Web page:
Duhaime's Law Dictionary

Cruelty Definition:

Conduct that causes bodily or mental injury, or apprehension to such injury, to a person or an animal, without legitimate purpose.

Related Terms: Mental Cruelty, Physical Cruelty, Cruel and Unusual Punishment

Cruelty appears in three distinct areas of the law: international or human rights law in the prohibition of cruel punishment; in animal law in the criminal offence of cruelty to animals (see comments below) and in divorce law, for which it is a cause for divorce in many jurisdictions.

Cruelty in Divorce Law

Most jurisdictions now allow divorce on the grounds of a separation for a defined period of time (such as, in Canada, one (1) year). But a significant body of law was developed prior to that development as cruelty - mental or physical - stood as one of only two reasons for a divorce (the other being adultery).

In Cox v Cox, the Australian Court adopted these words: "... an act is cruel if it proceeds from or shows indifference to or pleasure in another's distress...."

Another judge in the same case added:

"Conduct in respect whereof relief will be given can be placed into two categories.

"In one class each individual act is such as will affect or is likely to affect, as a single factor, the other party adversely. Such an act can be regarded as cruelty per se.

"The other class consists of a course of conduct that has been called constructive cruelty.

"Where there is violence (even the threat of violence may be sufficient), the conduct is in one division.

"In the other division, there is a course of conduct in which no actual violence, and, it may be, no explicit threat of violence has, has occurred. It will happen,  perhaps it will usually happen, that the acts of a delinquent husband or wife are a mixture or blend of both. Acts that in themselves are not such as to cause pain or unhappiness of a permanent character, or to affect health when isolated and not systematic, may, if part of a course of conduct that is persisted in, causing danger, or the apprehension of danger, to health, constitute cruelty."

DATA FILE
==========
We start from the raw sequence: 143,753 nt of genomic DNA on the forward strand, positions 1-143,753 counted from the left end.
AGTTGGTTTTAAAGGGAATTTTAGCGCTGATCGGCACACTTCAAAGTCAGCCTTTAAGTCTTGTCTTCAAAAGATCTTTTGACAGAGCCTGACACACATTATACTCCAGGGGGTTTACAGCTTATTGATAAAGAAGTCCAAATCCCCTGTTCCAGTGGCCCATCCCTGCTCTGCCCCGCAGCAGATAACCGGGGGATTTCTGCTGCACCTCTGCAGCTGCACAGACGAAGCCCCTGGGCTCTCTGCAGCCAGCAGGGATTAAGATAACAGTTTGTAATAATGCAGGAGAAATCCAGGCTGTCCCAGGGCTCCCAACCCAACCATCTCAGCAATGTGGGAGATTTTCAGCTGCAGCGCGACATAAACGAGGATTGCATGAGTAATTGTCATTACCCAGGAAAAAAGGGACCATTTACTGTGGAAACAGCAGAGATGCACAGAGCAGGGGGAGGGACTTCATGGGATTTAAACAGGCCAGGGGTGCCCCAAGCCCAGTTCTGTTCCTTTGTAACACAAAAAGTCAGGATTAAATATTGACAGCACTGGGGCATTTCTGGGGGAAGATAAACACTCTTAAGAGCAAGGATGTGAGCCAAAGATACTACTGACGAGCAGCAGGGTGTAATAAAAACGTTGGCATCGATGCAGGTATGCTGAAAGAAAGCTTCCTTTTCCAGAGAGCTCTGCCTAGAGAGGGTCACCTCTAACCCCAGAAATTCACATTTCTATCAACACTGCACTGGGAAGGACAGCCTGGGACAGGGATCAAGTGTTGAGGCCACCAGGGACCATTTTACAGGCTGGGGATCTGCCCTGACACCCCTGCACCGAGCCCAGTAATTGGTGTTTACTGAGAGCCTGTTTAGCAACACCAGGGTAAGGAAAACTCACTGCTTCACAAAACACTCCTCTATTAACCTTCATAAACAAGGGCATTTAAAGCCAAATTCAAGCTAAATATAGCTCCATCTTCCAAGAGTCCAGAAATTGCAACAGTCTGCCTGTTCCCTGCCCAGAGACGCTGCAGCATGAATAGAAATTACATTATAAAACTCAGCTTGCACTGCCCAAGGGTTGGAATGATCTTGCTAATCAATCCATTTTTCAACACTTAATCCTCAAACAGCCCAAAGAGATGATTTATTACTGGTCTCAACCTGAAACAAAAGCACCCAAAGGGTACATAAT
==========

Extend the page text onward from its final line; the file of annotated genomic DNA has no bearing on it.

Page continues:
In Paton v Paton, the Court recognized that:

"... mental cruelty ... cannot then be more savage and more hurtful than physical assaults, but it has long been established that in order to prove such cruelty it must be shown that the petitioner has suffered an injury to help, bodily or mental, or a reasonable apprehension of danger of such injury."

In 2001, the Saskatchewan Court of Queen's Bench used these words:

"Cruelty is generally defined as the intentional and malicious infliction of suffering on another. Proof of intention is not necessary to establish cruelty for the purpose of divorce. The test of cruelty is a subjective one, though there is an objective element to it in that the conduct complained of must be of a 'grave and weighty' nature.

"... that conduct relied upon to establish cruelty is not a trivial act, but one of a 'grave and weighty' nature, and not merely conduct which can be characterized as little more than a manifestation of incompatibility of temperament between the spouses. The whole matrimonial relations must be considered, especially if the cruelty consists of reproaches, complaints, accusations, or constant carping criticism. A question most relevant for consideration is the effect of the conduct complained of upon the mind of the affected spouse. The determination of what constitutes cruelty in a given case must, in the final analysis, depend upon the circumstances of the particular case having due regard to the physical and mental condition of the parties, their character and their attitude towards the marriage relationship."

Cruelty in the Context of Animals

In this area, the law recognize that in the ordinary course of human society, great pain is intentionally inflicted upon animals but for legitimate purpose (eg. hot iron branding). Thus, in order to constitute cruelty to animals in the eyes of the law, the conduct must be bereft of justification or lawful or legitimate purpose or object.


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